While the narrative has since shifted to fake news following the disastrous WaPo report on “Russian Propaganda” outlets, which ultimately crushed the credibility of its author, and has been replaced with the “Putin hacked the election” narrative, the quiet push to silence non-compliant voices continues.

Amusingly, the team at Facebook has made it clear they don’t want censorship on the site and that these new tools are just part of the evolving process of combating misinformation. And yet, crowdsourced censorship is precisely what Facebook has just unrolled.

Ultimately, what will end up happening is that One half of Facebook users will flag what they read by one half the media as fake, and vice versa, while millions of users will simply leave the now censorship endorsing social network out of disgust.

Because, while we admire Zuckerberg’s initiative, there is one tried and true way to avoid the all the “fake news” on Facebook:…”

Reforming Parliament – another way?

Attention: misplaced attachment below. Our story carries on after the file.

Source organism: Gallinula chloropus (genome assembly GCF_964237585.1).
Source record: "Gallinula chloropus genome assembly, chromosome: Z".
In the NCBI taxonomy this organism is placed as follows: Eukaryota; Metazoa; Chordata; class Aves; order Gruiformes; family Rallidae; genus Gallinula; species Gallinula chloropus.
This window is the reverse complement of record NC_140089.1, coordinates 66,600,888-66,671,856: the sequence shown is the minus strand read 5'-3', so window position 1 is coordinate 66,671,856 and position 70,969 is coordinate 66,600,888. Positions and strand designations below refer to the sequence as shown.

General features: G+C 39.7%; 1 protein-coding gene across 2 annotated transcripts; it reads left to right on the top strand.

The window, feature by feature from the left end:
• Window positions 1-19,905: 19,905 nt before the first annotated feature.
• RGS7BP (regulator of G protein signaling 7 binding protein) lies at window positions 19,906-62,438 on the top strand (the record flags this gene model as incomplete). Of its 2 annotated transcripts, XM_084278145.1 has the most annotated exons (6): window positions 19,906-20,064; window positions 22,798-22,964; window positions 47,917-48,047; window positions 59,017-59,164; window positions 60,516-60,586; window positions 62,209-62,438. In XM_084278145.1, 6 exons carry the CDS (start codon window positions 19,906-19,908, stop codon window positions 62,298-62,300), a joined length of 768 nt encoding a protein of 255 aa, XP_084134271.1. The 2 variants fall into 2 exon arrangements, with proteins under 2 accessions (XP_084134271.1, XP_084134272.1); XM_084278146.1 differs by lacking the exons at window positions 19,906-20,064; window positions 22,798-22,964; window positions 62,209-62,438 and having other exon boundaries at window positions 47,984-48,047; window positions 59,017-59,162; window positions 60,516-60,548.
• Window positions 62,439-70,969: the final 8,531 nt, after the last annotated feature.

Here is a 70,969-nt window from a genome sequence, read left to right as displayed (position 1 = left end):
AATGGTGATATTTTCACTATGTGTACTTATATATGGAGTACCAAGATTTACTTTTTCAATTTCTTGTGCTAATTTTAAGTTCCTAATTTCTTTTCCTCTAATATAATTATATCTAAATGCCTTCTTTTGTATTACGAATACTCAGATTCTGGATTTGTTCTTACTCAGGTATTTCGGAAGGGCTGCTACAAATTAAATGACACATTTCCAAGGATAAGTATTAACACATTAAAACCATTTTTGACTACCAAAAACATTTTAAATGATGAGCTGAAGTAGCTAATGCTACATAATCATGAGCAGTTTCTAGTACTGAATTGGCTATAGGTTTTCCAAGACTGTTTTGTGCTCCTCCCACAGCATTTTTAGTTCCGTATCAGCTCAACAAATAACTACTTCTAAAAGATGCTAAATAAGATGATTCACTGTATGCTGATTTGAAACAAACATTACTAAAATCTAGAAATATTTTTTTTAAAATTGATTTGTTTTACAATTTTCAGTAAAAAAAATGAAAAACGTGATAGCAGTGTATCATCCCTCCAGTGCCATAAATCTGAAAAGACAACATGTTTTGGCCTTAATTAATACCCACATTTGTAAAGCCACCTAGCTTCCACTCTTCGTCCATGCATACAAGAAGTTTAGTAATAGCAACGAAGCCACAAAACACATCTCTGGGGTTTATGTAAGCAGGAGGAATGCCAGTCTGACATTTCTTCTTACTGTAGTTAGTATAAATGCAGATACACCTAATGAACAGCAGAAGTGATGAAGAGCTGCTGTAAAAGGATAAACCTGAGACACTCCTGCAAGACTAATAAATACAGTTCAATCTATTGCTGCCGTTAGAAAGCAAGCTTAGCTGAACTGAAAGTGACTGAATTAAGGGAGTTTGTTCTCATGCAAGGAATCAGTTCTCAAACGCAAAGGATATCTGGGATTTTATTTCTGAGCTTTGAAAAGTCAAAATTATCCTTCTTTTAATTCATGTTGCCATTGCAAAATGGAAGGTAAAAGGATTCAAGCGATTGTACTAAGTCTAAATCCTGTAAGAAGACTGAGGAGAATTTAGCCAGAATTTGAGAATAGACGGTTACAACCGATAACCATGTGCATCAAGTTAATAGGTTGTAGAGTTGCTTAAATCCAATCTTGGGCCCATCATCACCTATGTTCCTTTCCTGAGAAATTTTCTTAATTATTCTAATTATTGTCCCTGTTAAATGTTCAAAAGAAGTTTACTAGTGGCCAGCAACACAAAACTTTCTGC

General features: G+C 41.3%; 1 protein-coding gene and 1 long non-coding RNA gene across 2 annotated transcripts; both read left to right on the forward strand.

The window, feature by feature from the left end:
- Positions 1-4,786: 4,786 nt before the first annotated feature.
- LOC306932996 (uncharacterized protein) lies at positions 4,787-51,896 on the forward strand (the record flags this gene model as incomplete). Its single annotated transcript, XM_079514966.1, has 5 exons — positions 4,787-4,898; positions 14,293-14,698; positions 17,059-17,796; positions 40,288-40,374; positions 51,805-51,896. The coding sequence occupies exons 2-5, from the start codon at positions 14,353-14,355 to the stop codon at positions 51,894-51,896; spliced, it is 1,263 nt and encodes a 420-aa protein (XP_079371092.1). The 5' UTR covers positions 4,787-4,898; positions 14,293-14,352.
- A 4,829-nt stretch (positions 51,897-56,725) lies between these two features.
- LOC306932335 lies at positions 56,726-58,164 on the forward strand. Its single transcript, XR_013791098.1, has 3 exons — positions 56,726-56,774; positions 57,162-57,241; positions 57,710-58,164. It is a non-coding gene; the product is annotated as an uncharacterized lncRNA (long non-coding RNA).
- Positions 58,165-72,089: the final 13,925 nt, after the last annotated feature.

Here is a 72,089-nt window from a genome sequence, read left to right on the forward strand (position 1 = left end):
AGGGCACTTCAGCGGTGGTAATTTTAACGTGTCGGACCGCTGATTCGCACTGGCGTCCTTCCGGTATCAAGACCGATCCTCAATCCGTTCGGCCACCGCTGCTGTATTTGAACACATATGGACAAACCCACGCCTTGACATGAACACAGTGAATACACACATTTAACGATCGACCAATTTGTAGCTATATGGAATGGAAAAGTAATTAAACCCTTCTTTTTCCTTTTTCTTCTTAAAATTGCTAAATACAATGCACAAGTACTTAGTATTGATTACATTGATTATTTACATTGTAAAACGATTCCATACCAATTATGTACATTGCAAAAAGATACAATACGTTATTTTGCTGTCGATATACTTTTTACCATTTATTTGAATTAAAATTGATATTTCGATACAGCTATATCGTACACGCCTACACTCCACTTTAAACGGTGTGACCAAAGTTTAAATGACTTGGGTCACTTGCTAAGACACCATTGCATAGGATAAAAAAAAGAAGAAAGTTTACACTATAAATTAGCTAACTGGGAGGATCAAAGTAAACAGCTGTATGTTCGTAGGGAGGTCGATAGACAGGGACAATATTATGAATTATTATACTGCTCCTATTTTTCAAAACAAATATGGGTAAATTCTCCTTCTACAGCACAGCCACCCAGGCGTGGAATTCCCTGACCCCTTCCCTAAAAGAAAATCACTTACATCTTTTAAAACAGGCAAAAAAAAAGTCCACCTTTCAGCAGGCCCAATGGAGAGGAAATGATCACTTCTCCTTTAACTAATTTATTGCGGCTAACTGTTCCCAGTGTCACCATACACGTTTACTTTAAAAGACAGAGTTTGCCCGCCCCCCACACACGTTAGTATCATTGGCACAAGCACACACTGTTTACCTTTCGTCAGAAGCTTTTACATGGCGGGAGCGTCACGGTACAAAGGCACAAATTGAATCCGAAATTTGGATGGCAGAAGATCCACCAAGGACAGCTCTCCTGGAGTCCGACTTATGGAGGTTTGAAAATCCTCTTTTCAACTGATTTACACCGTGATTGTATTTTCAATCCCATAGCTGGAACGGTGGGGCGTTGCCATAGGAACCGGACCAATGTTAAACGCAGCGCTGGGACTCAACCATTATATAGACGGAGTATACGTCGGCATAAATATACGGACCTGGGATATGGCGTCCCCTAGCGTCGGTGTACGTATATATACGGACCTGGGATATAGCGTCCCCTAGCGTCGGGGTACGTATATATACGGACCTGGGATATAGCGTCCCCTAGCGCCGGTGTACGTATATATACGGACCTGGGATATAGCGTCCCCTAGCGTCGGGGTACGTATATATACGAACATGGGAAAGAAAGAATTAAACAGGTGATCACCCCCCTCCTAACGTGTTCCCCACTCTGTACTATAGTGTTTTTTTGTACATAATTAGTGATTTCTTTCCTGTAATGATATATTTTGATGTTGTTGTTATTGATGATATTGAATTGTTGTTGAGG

The most popular proposal for the reform of parliament is to reform the voting system, but there is now a competing proposal – The Campaign for a Free Parliament (CFP) , ‘Free Parliament: a Campaign to Elect Indpendent MPs to Parliament’. It is funded by a reclusive Scottish multi-millionaire and endorsed by Lord Digby Jones.

On the 6 March 2016 the Independent reported, ‘A reclusive Scottish multi-millionaire industrialist, regarded as being on the right of UK politics, is the main money man behind the ambitious scheme to give £10,000  to 600 independents to fund an effective challenge to mainstream candidates in every constituency.’ . On 22 November a letter was sent to all MPs outlining CFP’s plans.

CFP aims to select an independent candidate for each constituency. There will be a national list of approved candidates who may then apply to a constituency for selection by open primary. Although they aim to replace general elections every five years with rolling elections, this can only happen when enough independent MPs are elected to get this enacted. Further, since (if they are successful)  the bulk of such MPs will have been elected at a general election, complicated arrangements for retiring some early would be required. They do not say what the term of office of an MP would be once general elections are abolished.